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Appalachian Gas Companies Launch Collective Effort to Rein In Methane

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A trio of large natural gas companies this week launched the Appalachian Methane Initiative (AMI) to provide "transparent, publicly available reporting" to help reduce regional emissions — and potentially clear the way for approval of needed pipeline capacity in the region.

AMI is not the first industry coalition to address methane emissions — the ONE Future coalition consists of about 50 US gas companies — but unlike AMI, it only addresses the emissions of its own members rather than taking a basin-wide approach.

“Applying a basin-wide, sector-agnostic approach to methane monitoring will not only allow accountability for methane emissions from all emitters," said Toby Rice, CEO of producer EQT, which is a founding member along with Chesapeake Energy and transmission and storage operator Equitrans. "We believe it will eliminate any doubt — whether from policymakers, customers, or the general public — that Appalachian natural gas is the cleanest form of traditional energy in the world.”

It's important for industry players to team up on methane leak and emission reduction as "a collective action issue,” Ken Medlock, fellow in energy and resource economics and senior director of the Center for Energy Studies at Rice University’s Baker Institute, told Energy Intelligence. “Given that resources co-mingle as they exit a basin on long-haul transport (pipes and perhaps even LNG), if a group of large producers in the region can collectively demonstrate they are exercising best-in-class practices through certification, it removes a barrier to long-term offtake.”

That collaboration "also removes a potential impediment to permitting and investment in pipeline infrastructure, which ultimately aggregates production, by directly addressing environmental concerns that have entered into the decision-making process for permitting and investment, especially in the Appalachian basin,” Medlock said. “In a sense, the collective action should result in ‘scale economies’ in addressing an environmental concern that individual actions may not be able to reveal by themselves.”

Awaiting MVP's Completion

One project that producers hope will benefit from AMI's efforts is the 303-mile Mountain Valley Pipeline (MVP), of which Equitrans is one of the joint-venture partners. It would ferry gas south from Bradshaw, West Virginia, to interconnect with Transcontinental Gas Pipeline in Pittsylvania County, Virginia, enabling Appalachian producers to serve growing markets in the Southeast.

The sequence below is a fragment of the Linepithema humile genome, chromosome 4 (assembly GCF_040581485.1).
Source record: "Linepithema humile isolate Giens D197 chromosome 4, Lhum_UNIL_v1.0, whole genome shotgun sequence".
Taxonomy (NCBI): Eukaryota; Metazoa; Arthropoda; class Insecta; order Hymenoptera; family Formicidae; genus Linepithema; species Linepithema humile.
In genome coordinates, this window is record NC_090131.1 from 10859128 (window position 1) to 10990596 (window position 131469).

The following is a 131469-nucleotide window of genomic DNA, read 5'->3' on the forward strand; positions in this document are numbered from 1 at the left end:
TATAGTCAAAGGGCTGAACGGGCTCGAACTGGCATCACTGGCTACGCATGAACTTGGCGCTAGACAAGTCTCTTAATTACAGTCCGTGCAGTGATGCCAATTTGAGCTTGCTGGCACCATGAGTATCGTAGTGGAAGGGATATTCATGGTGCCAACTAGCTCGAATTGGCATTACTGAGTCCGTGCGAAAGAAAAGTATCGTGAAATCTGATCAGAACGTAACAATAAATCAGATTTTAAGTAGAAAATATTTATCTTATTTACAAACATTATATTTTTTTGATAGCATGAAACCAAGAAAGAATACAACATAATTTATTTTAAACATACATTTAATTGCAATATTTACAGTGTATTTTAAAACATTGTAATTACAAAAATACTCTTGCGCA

The 2 billion cubic foot per day pipe, which is 94% complete, has been repeatedly delayed by regulatory and legal challenges and its cost has ballooned. Permitting reform legislation pushed by Sen. Joe Manchin (D-West Virginia), which would have helped clear a path for the MVP's completion late this year, fizzled in the last Congress.

Permitting reform remains among the oil and gas industry’s top priorities, but it’s unclear whether legislation will clear a divided Congress this year.

During the American Petroleum Institute’s (API) annual State of American Energy event in Washington this week, API CEO Mike Sommers told reporters he sees the next year as the critical window for trying to hash out a compromise on energy permitting reform.

“Once you get out of 2023, it becomes another political issue,” he said, noting that attention will be focused on the 2024 presidential election, which conventional wisdom suggests will diminish any momentum for major legislative compromises.

Eyeing Global Markets

Creation of the AMI is the latest in a series of steps its founding companies have taken toward establishing a foothold in a globalizing gas market that is increasingly demanding cleaner approaches.

Earlier this month, EQT — the producer leading the call for the US gas industry to grow LNG exports to 50 Bcf/d by 2030 — announced it completed a $28 million project to retrofit all of its nearly 9,000 natural gas-powered pneumatic devices from its production operations. That enables it to reduce its methane emissions by 70% and lowering its annual carbon footprint by 305,614 metric tons of CO2-equivalent.

Chesapeake said in November that it had installed more than 2,000 continuous methane-emission monitoring devices and retrofitted more than 18,000 pneumatic devices across its operations since 2021.

Both producers are also working toward responsibly sourced gas (RSG) certification for their production. Chesapeake said last fall it was on track to have all of its 6 Bcf/d of production certified as RSG by the end of the 2022. At the start of the year, EQT had certified 66% of its production.

The AMI’s launch signals more collaboration on those efforts. “The coalition will seek to coordinate and share best practices in mitigating methane emissions from natural gas operations … and collaborate on activities and monitor results through transparent, publicly available reporting,” the companies said in a joint statement.

This year AMI will develop and implement a pilot monitoring program “to cover select areas of interest within the major operating footprints of the Appalachian Basin.” The coalition’s goal is to roll out a basin-wide monitoring program in 2024.

Topics:
Methane Emissions, Policy and Regulation, Gas Pipelines
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